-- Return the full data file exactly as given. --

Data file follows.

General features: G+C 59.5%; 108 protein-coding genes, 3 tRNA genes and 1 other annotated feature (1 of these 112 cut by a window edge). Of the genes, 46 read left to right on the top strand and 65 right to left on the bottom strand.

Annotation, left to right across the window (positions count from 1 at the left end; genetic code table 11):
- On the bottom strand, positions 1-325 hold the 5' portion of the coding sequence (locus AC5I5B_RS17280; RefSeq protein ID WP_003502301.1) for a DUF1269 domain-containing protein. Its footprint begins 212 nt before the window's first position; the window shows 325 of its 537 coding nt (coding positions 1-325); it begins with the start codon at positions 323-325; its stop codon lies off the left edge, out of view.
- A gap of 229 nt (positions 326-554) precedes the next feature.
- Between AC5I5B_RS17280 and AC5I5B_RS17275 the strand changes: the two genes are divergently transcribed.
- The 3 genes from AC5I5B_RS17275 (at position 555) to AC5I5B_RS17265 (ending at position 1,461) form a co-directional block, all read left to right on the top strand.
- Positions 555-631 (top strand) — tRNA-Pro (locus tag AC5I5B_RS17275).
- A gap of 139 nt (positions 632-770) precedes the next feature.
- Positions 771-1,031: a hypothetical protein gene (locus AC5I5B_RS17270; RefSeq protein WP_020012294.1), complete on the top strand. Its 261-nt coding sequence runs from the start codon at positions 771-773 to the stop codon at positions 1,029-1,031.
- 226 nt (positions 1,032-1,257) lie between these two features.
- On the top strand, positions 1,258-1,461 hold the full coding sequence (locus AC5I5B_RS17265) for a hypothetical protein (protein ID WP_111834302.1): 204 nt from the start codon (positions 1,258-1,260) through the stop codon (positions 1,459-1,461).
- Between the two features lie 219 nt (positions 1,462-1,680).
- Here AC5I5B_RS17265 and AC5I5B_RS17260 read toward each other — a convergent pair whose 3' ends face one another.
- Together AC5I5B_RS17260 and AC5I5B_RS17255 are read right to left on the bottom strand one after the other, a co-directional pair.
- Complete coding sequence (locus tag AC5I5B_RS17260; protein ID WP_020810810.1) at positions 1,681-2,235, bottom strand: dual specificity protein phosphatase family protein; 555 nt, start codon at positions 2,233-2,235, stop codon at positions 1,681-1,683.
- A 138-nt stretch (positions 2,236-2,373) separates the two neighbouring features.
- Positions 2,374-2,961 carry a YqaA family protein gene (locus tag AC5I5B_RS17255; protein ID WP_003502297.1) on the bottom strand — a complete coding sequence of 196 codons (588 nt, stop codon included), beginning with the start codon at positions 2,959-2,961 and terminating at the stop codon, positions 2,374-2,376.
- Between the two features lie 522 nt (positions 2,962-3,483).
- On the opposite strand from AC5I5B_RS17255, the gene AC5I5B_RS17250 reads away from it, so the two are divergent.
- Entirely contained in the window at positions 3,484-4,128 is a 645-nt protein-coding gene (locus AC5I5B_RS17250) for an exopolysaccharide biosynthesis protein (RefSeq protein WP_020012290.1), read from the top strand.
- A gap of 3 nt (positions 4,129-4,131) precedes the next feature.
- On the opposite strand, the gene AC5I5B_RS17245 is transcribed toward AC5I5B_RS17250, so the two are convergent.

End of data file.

General features: G+C 59.5%; 108 protein-coding genes, 3 tRNA genes and 1 other annotated feature (1 of these 112 cut by a window edge). Of the genes, 46 read left to right on the top strand and 65 right to left on the bottom strand.

Annotation, left to right across the window (positions count from 1 at the left end; genetic code table 11):
- On the bottom strand, positions 1-325 hold the 5' portion of the coding sequence (locus AC5I5B_RS17280; RefSeq protein ID WP_003502301.1) for a DUF1269 domain-containing protein. Its footprint begins 212 nt before the window's first position; the window shows 325 of its 537 coding nt (coding positions 1-325); it begins with the start codon at positions 323-325; its stop codon lies off the left edge, out of view.
- A gap of 229 nt (positions 326-554) precedes the next feature.
- Between AC5I5B_RS17280 and AC5I5B_RS17275 the strand changes: the two genes are divergently transcribed.
- The 3 genes from AC5I5B_RS17275 (at position 555) to AC5I5B_RS17265 (ending at position 1,461) form a co-directional block, all read left to right on the top strand.
- Positions 555-631 (top strand) — tRNA-Pro (locus tag AC5I5B_RS17275).
- A gap of 139 nt (positions 632-770) precedes the next feature.
- Positions 771-1,031: a hypothetical protein gene (locus AC5I5B_RS17270; RefSeq protein WP_020012294.1), complete on the top strand. Its 261-nt coding sequence runs from the start codon at positions 771-773 to the stop codon at positions 1,029-1,031.
- 226 nt (positions 1,032-1,257) lie between these two features.
- On the top strand, positions 1,258-1,461 hold the full coding sequence (locus AC5I5B_RS17265) for a hypothetical protein (protein ID WP_111834302.1): 204 nt from the start codon (positions 1,258-1,260) through the stop codon (positions 1,459-1,461).
- Between the two features lie 219 nt (positions 1,462-1,680).
- Here AC5I5B_RS17265 and AC5I5B_RS17260 read toward each other — a convergent pair whose 3' ends face one another.
- Together AC5I5B_RS17260 and AC5I5B_RS17255 are read right to left on the bottom strand one after the other, a co-directional pair.
- Complete coding sequence (locus tag AC5I5B_RS17260; protein ID WP_020810810.1) at positions 1,681-2,235, bottom strand: dual specificity protein phosphatase family protein; 555 nt, start codon at positions 2,233-2,235, stop codon at positions 1,681-1,683.
- A 138-nt stretch (positions 2,236-2,373) separates the two neighbouring features.
- Positions 2,374-2,961 carry a YqaA family protein gene (locus tag AC5I5B_RS17255; protein ID WP_003502297.1) on the bottom strand — a complete coding sequence of 196 codons (588 nt, stop codon included), beginning with the start codon at positions 2,959-2,961 and terminating at the stop codon, positions 2,374-2,376.
- Between the two features lie 522 nt (positions 2,962-3,483).
- On the opposite strand from AC5I5B_RS17255, the gene AC5I5B_RS17250 reads away from it, so the two are divergent.
- Entirely contained in the window at positions 3,484-4,128 is a 645-nt protein-coding gene (locus AC5I5B_RS17250) for an exopolysaccharide biosynthesis protein (RefSeq protein WP_020012290.1), read from the top strand.
- A gap of 3 nt (positions 4,129-4,131) precedes the next feature.
- On the opposite strand, the gene AC5I5B_RS17245 is transcribed toward AC5I5B_RS17250, so the two are convergent.